Now all roads lead to France and heavy is the tread
Of the living; but the dead returning lightly dance.
Edward Thomas, Roads

Friday, February 13, 2015

Proof That Soldiers Think About Food a Whole Lot

And food, I believe, must always have been the greatest relaxation of fighting men. Raids may come and raids may go — but food goes on forever. One bad meal will eclipse the memory of twenty good ones and leave the world in dismal gloom, presided over by his Satanic Majesty, the cook, who degenerates into a mere "belly-robber" and becomes the unhappy recipient of a thousand other uncomplimentary titles. The mess sergeant too is accused of vice of every description, from midnight raids on the larder, to feeding the food for hungry, suffering soldiers to the pet goat of another company

But even good food has special names of its own. Food in general is "chow." Stew is "slum" or "slumgullion." Coffee is "Java." Salmon — and there is a lot of it — is "gold-fish" or "sea-turkey." Corned beef is "corned willy," and canned meat of almost any variety is "bully-beef," or "monkey meat." In barracks when the mess is ready, the cook simply makes the announcement, "Come and get it I" and there is never any doubt about what he means.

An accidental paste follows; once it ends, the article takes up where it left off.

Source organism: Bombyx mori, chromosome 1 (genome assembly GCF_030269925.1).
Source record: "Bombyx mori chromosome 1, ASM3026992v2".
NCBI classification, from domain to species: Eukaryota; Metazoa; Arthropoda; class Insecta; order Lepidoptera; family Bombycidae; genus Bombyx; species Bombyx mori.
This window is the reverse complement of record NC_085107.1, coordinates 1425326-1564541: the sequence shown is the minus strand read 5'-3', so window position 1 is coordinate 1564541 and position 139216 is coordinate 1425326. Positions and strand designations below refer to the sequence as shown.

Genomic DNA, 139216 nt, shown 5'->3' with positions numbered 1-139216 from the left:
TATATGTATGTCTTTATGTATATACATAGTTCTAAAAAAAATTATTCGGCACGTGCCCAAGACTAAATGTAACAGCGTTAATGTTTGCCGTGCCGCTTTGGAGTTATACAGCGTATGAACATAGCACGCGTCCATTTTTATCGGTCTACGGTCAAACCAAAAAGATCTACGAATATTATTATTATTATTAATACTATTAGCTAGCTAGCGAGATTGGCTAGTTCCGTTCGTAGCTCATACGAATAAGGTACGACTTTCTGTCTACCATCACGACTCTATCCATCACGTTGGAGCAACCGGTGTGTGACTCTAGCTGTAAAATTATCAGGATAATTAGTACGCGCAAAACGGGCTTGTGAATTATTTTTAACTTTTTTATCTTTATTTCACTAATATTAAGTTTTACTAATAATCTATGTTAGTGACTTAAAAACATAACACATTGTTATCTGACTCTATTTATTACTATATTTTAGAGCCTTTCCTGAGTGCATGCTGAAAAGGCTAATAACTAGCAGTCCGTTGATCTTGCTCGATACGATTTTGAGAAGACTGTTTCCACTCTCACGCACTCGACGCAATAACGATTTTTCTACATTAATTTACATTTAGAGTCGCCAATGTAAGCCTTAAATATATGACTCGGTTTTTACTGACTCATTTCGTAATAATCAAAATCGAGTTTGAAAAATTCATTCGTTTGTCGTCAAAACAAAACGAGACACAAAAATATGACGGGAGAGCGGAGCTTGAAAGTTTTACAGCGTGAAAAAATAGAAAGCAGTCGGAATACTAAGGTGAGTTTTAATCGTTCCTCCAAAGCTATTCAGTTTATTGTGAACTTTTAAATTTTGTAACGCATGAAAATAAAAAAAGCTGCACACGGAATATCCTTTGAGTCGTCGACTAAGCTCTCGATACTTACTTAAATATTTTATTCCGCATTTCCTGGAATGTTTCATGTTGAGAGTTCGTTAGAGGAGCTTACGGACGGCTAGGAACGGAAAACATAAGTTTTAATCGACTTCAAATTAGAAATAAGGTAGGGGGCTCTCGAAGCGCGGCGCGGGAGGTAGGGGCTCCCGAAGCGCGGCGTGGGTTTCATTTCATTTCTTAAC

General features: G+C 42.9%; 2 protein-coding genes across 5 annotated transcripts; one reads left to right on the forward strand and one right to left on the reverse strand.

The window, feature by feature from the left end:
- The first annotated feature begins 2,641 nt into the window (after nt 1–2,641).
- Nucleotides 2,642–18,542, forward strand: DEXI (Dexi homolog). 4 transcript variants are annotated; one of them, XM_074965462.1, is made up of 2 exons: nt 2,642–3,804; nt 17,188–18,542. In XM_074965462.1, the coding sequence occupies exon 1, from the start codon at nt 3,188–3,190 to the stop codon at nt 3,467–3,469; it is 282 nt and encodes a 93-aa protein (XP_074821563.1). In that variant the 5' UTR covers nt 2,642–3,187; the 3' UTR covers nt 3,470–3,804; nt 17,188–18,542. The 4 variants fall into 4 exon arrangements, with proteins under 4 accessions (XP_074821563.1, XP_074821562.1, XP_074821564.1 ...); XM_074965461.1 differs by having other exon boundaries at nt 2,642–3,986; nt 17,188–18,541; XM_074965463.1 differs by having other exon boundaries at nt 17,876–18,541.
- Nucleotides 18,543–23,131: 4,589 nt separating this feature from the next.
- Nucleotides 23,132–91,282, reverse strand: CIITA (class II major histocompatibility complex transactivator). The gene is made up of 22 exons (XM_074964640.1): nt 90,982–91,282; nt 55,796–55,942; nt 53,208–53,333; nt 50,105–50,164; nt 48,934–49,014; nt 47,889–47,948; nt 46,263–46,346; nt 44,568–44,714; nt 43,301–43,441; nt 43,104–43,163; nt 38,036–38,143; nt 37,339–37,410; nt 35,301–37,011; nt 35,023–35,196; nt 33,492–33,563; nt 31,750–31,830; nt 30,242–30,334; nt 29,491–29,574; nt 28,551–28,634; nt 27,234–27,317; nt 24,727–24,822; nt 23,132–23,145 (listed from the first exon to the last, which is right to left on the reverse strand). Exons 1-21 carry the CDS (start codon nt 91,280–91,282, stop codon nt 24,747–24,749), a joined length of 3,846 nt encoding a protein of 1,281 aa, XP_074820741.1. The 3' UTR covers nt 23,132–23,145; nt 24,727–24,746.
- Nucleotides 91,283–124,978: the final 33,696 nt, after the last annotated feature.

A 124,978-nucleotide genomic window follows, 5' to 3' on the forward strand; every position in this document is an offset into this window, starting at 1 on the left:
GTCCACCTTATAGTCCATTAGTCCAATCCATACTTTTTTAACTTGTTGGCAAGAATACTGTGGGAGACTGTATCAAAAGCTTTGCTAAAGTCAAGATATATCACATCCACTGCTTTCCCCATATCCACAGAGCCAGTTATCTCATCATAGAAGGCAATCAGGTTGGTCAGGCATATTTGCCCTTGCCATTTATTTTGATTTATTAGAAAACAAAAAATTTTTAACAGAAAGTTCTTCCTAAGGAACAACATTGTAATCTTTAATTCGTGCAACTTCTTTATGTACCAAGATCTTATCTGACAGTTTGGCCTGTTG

I was standing outside one of the squad tents recently when the voice of the rifleman corporal came booming out through the canvas. 

"When I get back," it said, "when I get back, I'm goin' to the Waldorf-Astoria, and I'm goin' to order soup and celery and olives and all that stuff, and a steak about three inches thick, and vegetables and salad and a piece of juicy huckleberry pie; and then I'm goin' to order a can of salmon and set it on the table, and then I'm goin' to say, 'Sit there, you damn' goldfish, and watch me eat!' Win I eat? O, boyl" 

And thereupon, the mere thought of "real food" caused such a mighty chemical "kick" that noises of human throttling and flying mess kits filled the air, and I moved on out of range.

Lt. Harold Speakman, 332nd Infantry in Italy

1 comment:

  1. A prescient view. Food has been the main thought of soldiers since the first men donned an emblem and marched off to war. A good example of this was All Quiet on the Western Front when the remains of the company out of the line and the mess sergeant refused to issue the food. A riot ensues until the Company commander appears hears Kaz's complaint and tells the cooks to "issue all of it"! Bread for 250 men split by seventy, Marvelous!